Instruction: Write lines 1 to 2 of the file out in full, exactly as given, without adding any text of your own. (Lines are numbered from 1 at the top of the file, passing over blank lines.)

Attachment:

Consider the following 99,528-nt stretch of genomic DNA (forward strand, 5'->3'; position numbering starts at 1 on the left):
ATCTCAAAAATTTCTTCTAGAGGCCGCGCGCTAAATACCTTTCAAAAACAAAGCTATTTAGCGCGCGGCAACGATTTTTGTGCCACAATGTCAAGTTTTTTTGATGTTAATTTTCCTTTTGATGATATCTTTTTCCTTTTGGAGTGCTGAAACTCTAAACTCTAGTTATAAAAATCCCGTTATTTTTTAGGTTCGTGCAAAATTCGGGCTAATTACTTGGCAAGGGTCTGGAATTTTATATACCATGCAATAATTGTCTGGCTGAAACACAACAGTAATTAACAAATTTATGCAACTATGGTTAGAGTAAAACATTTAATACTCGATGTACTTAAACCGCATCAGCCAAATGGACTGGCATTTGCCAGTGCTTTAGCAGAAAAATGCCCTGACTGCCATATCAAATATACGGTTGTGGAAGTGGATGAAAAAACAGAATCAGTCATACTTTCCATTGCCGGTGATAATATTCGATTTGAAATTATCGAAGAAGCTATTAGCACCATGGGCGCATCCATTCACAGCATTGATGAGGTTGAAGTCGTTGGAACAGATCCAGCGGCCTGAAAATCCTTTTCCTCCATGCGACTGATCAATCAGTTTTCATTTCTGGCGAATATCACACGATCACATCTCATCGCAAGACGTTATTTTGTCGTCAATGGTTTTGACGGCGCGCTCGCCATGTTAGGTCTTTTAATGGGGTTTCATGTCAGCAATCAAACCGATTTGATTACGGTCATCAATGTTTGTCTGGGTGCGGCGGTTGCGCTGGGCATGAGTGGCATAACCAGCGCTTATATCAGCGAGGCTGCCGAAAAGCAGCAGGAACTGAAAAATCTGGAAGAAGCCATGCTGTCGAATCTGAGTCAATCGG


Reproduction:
Consider the following 99,528-nt stretch of genomic DNA (forward strand, 5'->3'; position numbering starts at 1 on the left):
ATCTCAAAAATTTCTTCTAGAGGCCGCGCGCTAAATACCTTTCAAAAACAAAGCTATTTAGCGCGCGGCAACGATTTTTGTGCCACAATGTCAAGTTTTTTTGATGTTAATTTTCCTTTTGATGATATCTTTTTCCTTTTGGAGTGCTGAAACTCTAAACTCTAGTTATAAAAATCCCGTTATTTTTTAGGTTCGTGCAAAATTCGGGCTAATTACTTGGCAAGGGTCTGGAATTTTATATACCATGCAATAATTGTCTGGCTGAAACACAACAGTAATTAACAAATTTATGCAACTATGGTTAGAGTAAAACATTTAATACTCGATGTACTTAAACCGCATCAGCCAAATGGACTGGCATTTGCCAGTGCTTTAGCAGAAAAATGCCCTGACTGCCATATCAAATATACGGTTGTGGAAGTGGATGAAAAAACAGAATCAGTCATACTTTCCATTGCCGGTGATAATATTCGATTTGAAATTATCGAAGAAGCTATTAGCACCATGGGCGCATCCATTCACAGCATTGATGAGGTTGAAGTCGTTGGAACAGATCCAGCGGCCTGAAAATCCTTTTCCTCCATGCGACTGATCAATCAGTTTTCATTTCTGGCGAATATCACACGATCACATCTCATCGCAAGACGTTATTTTGTCGTCAATGGTTTTGACGGCGCGCTCGCCATGTTAGGTCTTTTAATGGGGTTTCATGTCAGCAATCAAACCGATTTGATTACGGTCATCAATGTTTGTCTGGGTGCGGCGGTTGCGCTGGGCATGAGTGGCATAACCAGCGCTTATATCAGCGAGGCTGCCGAAAAGCAGCAGGAACTGAAAAATCTGGAAGAAGCCATGCTGTCGAATCTGAGTCAATCGG